Feral swine threatening to cross the northern border from Saskatchewan and Alberta could cause millions of dollars of crop damage and decimate ecosystems in Montana. State and U.S. agencies say they’re ready if that happens, but farmers and ranchers want more.
Producers want the government to pressure Canadian officials to step up their management of the wild pigs before they move south.
The growing concern is that feral pigs from Alberta and Saskatchewan could make their way across the border. Their migration would bring diseases that could affect livestock and cause millions of dollars in crop damage.
According to the U.S. Department of Agriculture, feral pigs already account for more than $2.5 billion worth of crop and livestock damage across the country.
Last week, roughly 50 ranchers and farmers gathered a stone’s throw from the U.S.-Canadian border in Sweet Grass. The group came together for the first “wild pig symposium on the border.”
Maggie Nutter, part of the Marias River Livestock Association, organized last week’s meeting educate producers about the issue north of the border.
“And I thought, ‘You know, we live here on the border. We’ll be the first ones to suffer if they come down from Canada,’” she said.
In Alberta and Saskatchewan, feral pig sightings have been confirmed within 20 miles of the border. There have also been false alarms in Montana.
Saskatchewan rancher Bob Brickley was one of the speakers at last week’s meeting. He’s seen the damage feral hogs can bring, and knows firsthand just how hard they can be to eradicate. He’s part of the Saskatchewan Moose Mountain Wild Boar Eradication Team, a group of ranchers and farmers.
“I often joke that I have a master’s in wild boar eradication, but the only place that’s recognized is in the Moose Mountain Park, by the pigs we’ve killed, so I really don't have much of a title," he said.
Moose Mountain Provincial Park is in eastern Saskatchewan. The pigs showed up there in the early ‘90s, when the Canadian government was making a nationwide push to diversify the agricultural economy.
Ranchers began raising exotic animals like emus and feral pigs from Europe and Asia, but markets for wild pig meat never materialized and many farmers let their animals go. Feral hogs reproduce quickly, and in just a few years, a dozen loose hogs can turn into hundreds.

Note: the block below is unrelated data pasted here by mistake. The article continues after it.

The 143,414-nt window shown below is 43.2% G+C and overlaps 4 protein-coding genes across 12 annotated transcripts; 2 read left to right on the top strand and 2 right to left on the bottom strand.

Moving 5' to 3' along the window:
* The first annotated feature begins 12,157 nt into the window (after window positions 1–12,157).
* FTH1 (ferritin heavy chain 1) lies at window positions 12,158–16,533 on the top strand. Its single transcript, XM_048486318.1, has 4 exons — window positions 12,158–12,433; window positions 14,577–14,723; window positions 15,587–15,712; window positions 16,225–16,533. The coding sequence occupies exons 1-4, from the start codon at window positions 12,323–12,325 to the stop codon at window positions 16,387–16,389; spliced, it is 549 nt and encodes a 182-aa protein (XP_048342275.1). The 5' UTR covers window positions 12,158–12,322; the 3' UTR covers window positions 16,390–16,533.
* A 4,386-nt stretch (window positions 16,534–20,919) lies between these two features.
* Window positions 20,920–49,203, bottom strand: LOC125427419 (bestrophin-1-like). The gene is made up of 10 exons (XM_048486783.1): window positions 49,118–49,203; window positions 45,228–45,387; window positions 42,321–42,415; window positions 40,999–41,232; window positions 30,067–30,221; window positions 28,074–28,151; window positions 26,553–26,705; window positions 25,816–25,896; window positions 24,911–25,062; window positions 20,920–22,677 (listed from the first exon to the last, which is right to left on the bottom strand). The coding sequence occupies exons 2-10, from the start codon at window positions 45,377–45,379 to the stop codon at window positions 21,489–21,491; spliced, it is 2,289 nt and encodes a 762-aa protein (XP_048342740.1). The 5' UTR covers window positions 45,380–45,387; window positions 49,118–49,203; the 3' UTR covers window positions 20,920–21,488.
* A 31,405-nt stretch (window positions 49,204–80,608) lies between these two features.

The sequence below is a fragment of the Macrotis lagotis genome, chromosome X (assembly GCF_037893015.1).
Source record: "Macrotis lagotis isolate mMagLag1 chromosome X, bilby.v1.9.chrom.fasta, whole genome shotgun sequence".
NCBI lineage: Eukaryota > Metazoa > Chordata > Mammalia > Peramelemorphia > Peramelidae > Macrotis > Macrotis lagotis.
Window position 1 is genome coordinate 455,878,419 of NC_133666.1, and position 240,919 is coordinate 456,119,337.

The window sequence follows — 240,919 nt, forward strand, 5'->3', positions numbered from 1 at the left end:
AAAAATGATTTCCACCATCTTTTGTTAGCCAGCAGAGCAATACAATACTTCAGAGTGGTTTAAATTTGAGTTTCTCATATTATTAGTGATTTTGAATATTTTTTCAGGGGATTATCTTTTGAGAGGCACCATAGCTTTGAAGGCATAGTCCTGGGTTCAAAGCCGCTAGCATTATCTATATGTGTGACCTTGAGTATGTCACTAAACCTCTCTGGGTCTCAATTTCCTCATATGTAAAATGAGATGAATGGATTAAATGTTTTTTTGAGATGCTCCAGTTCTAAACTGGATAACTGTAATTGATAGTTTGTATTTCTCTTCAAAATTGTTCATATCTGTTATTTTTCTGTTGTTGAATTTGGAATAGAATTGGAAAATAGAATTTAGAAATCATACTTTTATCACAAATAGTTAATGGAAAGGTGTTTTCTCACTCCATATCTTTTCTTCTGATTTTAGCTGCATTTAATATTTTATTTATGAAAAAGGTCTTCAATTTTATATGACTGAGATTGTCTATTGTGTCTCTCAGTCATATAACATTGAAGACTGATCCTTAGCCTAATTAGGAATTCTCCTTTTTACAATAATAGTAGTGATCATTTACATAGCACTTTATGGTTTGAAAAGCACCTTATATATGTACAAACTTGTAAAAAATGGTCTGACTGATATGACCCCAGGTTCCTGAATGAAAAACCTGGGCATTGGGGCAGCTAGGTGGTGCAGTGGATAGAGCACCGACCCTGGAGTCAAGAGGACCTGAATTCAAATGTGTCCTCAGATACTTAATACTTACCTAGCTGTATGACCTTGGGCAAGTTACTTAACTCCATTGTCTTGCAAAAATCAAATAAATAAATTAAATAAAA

Brickley and his team began hunting the animals with bolt-action rifles, which proved to be incredibly unsuccessful.
“We couldn’t find them,” he said. “We could see their tracks, and their tracks were hardly visible. When they crossed, they always traveled single file, and it just looks like one coyote had crossed.”
Brickley eventually partnered with researchers at the University of Saskatchewan to eradicate pigs in Moose Mountain Park. His team and researchers now use planes and helicopters equipped with infrared gear to track down groups of feral swine.
They’ve also used GPS collars to track individuals, which researchers call the “Judas” pigs, back to their groups. This allows Brickley’s team to kill entire groups at a time. Killing just a few is problematic: The tactic causes survivors to scatter, expanding the pigs’ territory.
Associate Professor Ryan Brook said feral pigs were eradicated in Moose Mountain Park using this technique.
“Certainly very, very time consuming, and as someone asked, very, very expensive as well, so we’ve done it on small scales to try it,” he said.
“We’ve tried to bring in the government to try and be involved in this, and that’s sort of a bit of a — what’s the polite term? Shit show, I guess what they say where I come from.”
Brook said individual farmers and universities have taken on this work because there’s little interest from the Canadian government in developing a national management plan. He added that Alberta is the only province to manage the animals so far. Alberta officials are in the midst of a three-year pilot program with hopes to solidify its management practices early next year.
Montana Public Radio couldn’t reach management officials in Saskatchewan in time for this story, but Canadian researchers like Brook say there’s nothing being done to manage wild boar outside of farmland in the province.
The threat of feral hogs crossing the border is a serious issue, according to Montana State Assistant Veterinarian Tahnee Szymanksi. She said the state Legislature passed several laws in 2015 preventing residents from hunting, possessing or transporting feral pigs. The laws also gave the Montana Department of Livestock authority to manage feral swine.
“That bill was really a coordinated effort between our office and Fish, Wildlife and Parks, and it was very strategic,” she said.
While private landowners and leaseholders can shoot feral swine on their property, only the Department of Livestock and other authorized officials are allowed to kill feral swine throughout the state. Szymanski said the Legislature took this approach after looking at other states that had opened up hunting as part of their eradication plans. Once an economy surrounding wild hog hunting is established, the financial incentive is as hard to eradicate as the hogs themselves. Hunters have also been known to illegally spread populations.
Montana’s policies have given sheep rancher and Montana Woolgrowers Association member Dave McEwen a little bit of comfort on this side of the border, but he and other local ranchers want some kind of organized push on the Canadian government to act.
“I know from their other predator issues, we’ll be moving a lot of tablets before that’ll ever happen,” he said.
Last week’s meeting may be the spark to get the larger pressure campaign going. The Marias River Livestock Association hopes to hold another meeting in the future, and the threat of feral hogs moving into Montana is expected to part of the Montana Invasive Species Council’s Billings meeting later this fall.